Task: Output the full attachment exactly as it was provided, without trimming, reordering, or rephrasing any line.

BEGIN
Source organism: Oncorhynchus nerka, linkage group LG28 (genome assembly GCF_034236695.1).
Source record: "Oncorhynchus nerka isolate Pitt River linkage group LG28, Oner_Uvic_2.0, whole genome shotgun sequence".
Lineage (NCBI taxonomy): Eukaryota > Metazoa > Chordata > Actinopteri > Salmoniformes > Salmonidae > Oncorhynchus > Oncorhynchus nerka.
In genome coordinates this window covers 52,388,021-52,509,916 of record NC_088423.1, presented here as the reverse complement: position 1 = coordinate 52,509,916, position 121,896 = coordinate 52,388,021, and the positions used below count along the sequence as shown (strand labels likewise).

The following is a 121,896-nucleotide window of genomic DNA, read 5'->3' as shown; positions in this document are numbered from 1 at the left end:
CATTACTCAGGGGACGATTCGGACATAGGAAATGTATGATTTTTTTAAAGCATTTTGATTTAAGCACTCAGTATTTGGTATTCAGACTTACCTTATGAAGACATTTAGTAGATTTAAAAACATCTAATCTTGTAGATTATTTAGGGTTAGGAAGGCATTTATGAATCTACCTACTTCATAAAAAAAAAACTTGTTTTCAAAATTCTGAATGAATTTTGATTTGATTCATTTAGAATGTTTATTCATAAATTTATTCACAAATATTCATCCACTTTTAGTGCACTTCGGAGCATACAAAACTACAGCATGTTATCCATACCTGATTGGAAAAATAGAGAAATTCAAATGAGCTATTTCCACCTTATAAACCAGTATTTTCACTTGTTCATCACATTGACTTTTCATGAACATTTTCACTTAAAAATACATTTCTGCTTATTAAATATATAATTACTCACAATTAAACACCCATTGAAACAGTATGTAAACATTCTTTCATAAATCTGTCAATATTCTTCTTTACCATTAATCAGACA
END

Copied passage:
Source organism: Oncorhynchus nerka, linkage group LG28 (genome assembly GCF_034236695.1).
Source record: "Oncorhynchus nerka isolate Pitt River linkage group LG28, Oner_Uvic_2.0, whole genome shotgun sequence".
Lineage (NCBI taxonomy): Eukaryota > Metazoa > Chordata > Actinopteri > Salmoniformes > Salmonidae > Oncorhynchus > Oncorhynchus nerka.
In genome coordinates this window covers 52,388,021-52,509,916 of record NC_088423.1, presented here as the reverse complement: position 1 = coordinate 52,509,916, position 121,896 = coordinate 52,388,021, and the positions used below count along the sequence as shown (strand labels likewise).

The following is a 121,896-nucleotide window of genomic DNA, read 5'->3' as shown; positions in this document are numbered from 1 at the left end:
CATTACTCAGGGGACGATTCGGACATAGGAAATGTATGATTTTTTTAAAGCATTTTGATTTAAGCACTCAGTATTTGGTATTCAGACTTACCTTATGAAGACATTTAGTAGATTTAAAAACATCTAATCTTGTAGATTATTTAGGGTTAGGAAGGCATTTATGAATCTACCTACTTCATAAAAAAAAAACTTGTTTTCAAAATTCTGAATGAATTTTGATTTGATTCATTTAGAATGTTTATTCATAAATTTATTCACAAATATTCATCCACTTTTAGTGCACTTCGGAGCATACAAAACTACAGCATGTTATCCATACCTGATTGGAAAAATAGAGAAATTCAAATGAGCTATTTCCACCTTATAAACCAGTATTTTCACTTGTTCATCACATTGACTTTTCATGAACATTTTCACTTAAAAATACATTTCTGCTTATTAAATATATAATTACTCACAATTAAACACCCATTGAAACAGTATGTAAACATTCTTTCATAAATCTGTCAATATTCTTCTTTACCATTAATCAGACA